In a speech at the British Bankers’ Association’s (“BBA”) Market Abuse Conference on the 7th of October, Patrick Spens, the FCA’s Head of Market Monitoring, addressed the regulator’s concern with, and ongoing pursuit of, market abuse.

Mr Spens outlined that market abuse remains a high priority for the FCA as it is integral to maintaining a clean and fair market. One of the FCA’s three main objectives is to ‘protect and enhance the integrity of the UK financial system’; the pursuit of market abuse is directly attributable to this objective. Throughout his speech Mr Spens addressed four key measures, which the FCA has identified as crucial towards achieving its goal:

  1. Transaction Reporting: It is crucial that firms report transactions correctly and in line with FCA rules. The FCA’s recent £4.7 fine on Deutsche Bank serves as an example of the regulator’s intolerance of incorrect reporting. Deutsche Bank is now in the process of resubmitting 29.5 million transactions – there will be significant changes in the transaction reporting space with the implementation of MiFIR. The details of these changes are yet to be determined.
  2. Suspicious Transactions Reports (“STR”) Regime: STRs should be submitted for all financial instruments, which are defined under legislation. Firms are in a unique position in respect to their proximity to their clients. This means that they have the ability to perform the most effective market surveillance and are, as Mr Spens calls them, the first line of defense. Mr Spens warns that the FCA will continue to take action and pursue individuals and firms who fall short of their obligations to submit an STR.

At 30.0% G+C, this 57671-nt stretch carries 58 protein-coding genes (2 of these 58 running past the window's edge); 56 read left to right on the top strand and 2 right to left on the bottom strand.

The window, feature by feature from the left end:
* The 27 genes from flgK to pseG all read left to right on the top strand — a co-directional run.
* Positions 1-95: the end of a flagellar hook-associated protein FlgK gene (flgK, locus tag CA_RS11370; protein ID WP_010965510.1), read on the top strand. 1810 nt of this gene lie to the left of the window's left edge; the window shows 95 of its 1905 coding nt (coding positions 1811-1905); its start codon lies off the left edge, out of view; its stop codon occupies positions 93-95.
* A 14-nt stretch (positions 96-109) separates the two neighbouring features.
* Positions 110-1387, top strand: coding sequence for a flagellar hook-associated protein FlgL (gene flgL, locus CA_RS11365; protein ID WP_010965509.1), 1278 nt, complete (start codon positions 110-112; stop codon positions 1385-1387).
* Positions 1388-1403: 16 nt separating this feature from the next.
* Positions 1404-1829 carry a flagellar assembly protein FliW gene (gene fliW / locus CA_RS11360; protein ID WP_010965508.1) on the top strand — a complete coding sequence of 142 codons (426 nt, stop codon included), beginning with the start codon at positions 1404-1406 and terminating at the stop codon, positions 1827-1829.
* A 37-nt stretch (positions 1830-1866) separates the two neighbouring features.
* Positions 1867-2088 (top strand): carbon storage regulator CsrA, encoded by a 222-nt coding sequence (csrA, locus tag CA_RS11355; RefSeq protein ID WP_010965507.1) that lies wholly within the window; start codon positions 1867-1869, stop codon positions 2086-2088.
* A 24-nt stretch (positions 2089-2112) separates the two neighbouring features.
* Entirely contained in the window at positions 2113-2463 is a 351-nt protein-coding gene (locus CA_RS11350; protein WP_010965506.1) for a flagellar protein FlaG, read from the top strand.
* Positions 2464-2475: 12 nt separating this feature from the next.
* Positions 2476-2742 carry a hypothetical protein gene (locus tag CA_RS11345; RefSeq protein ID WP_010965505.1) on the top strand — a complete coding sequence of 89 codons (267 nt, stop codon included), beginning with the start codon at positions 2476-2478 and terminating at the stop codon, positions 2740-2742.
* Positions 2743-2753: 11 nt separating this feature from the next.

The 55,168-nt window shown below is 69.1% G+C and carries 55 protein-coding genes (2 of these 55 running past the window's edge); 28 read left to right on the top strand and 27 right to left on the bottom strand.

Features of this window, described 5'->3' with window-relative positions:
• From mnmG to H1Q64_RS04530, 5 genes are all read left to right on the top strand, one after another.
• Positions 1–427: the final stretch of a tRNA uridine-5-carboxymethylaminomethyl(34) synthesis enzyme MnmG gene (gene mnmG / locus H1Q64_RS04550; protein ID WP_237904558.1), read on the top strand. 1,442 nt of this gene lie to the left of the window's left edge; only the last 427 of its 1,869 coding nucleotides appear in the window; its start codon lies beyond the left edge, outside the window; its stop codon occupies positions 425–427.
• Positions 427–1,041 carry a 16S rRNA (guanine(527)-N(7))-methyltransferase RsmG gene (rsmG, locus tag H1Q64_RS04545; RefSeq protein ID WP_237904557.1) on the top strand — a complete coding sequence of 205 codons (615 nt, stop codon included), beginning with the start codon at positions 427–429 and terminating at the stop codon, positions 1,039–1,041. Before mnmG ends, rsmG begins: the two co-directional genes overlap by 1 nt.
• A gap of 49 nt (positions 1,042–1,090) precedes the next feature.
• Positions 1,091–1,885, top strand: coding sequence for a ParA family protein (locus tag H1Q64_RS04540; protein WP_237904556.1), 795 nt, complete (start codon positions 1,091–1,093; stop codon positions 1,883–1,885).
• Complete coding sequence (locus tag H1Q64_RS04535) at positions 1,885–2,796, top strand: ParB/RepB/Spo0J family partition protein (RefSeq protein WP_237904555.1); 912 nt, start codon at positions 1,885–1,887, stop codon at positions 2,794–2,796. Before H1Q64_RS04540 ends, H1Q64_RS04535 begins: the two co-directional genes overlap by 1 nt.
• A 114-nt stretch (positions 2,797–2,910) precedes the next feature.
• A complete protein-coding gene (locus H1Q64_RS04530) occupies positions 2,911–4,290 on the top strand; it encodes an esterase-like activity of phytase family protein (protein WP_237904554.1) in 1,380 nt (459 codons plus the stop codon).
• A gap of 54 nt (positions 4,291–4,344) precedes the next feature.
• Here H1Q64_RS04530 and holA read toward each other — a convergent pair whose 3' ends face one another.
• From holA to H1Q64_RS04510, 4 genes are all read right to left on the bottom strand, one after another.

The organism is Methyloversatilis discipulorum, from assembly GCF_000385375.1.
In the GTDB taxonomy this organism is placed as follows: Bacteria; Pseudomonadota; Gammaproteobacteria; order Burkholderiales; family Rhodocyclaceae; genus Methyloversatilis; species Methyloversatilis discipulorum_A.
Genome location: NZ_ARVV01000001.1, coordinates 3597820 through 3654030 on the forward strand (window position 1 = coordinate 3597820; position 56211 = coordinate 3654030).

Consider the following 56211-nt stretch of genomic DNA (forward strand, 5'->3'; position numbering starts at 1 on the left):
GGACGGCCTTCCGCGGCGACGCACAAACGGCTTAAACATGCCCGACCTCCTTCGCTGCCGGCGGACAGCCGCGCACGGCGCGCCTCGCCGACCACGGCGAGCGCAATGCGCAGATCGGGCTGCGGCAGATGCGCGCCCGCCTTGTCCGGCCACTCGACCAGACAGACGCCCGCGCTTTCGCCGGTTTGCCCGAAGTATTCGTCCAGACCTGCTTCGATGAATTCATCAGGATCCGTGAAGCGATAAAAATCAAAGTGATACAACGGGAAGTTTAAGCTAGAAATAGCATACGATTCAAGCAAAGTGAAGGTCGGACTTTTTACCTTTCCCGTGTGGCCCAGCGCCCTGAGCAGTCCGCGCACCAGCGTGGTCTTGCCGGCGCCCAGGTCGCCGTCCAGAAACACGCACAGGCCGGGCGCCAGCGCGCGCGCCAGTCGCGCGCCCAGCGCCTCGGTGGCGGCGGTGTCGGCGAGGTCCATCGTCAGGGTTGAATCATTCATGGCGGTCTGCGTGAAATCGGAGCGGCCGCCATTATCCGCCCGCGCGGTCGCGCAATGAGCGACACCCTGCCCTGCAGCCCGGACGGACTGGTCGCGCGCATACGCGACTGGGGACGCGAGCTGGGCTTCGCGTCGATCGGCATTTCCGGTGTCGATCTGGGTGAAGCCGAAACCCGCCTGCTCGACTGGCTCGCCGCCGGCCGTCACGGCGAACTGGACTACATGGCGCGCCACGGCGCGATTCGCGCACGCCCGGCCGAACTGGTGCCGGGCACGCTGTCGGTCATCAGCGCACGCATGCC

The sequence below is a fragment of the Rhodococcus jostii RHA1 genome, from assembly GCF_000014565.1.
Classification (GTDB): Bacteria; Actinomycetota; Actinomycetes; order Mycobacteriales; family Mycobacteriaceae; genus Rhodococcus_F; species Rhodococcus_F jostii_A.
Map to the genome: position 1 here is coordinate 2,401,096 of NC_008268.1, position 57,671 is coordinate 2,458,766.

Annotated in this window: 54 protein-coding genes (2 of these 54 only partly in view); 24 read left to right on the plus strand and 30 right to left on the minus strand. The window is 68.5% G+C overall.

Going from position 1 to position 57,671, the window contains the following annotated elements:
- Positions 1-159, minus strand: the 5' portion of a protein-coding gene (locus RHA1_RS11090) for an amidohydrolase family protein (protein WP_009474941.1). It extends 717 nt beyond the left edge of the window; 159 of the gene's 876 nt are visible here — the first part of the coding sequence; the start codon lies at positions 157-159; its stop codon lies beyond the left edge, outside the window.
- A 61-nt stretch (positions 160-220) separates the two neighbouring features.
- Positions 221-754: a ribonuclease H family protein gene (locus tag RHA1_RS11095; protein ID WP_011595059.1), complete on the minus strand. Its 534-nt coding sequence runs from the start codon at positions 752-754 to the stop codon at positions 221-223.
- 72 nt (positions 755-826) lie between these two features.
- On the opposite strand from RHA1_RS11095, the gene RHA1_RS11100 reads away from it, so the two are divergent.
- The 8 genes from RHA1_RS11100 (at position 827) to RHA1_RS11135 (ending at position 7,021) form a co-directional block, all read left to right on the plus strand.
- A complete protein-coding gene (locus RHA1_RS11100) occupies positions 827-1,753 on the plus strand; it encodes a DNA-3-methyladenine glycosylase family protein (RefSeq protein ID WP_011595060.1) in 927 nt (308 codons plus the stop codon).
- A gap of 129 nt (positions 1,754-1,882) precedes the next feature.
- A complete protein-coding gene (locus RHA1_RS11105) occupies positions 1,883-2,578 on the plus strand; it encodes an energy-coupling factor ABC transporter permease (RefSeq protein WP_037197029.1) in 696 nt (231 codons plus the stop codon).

3. Surveillance visit:  The FCA performs its own surveillance of the markets, in order to enhance the intelligence received from STRs and other sources. The surveillance visits conducted by the FCA form part of their STR and platform supervision, and are an important source of intelligence.
  4. In-House proprietary technology: The FCA’s in-house system called “Zen” has the ability to ingest large amounts of data and analyse trading patterns in order to strengthen market abuse cases. Zen is an invaluable tool in tackling financial crime and forms crucial part in the regulator’s market surveillance.

In his speech Mr Spens outlined that tackling market abuse ‘requires dedicated and vigilant actions from all market participants and not just the FCA’. Therefore, firms should ensure that they have adequate systems and controls in place for detecting suspicious transactions.

In order to view the full speech by Patrick Spens please follow this link.

Should you require any further advice or information on Market Abuse, Cleveland & Co, your external in-house counsel, are here to help.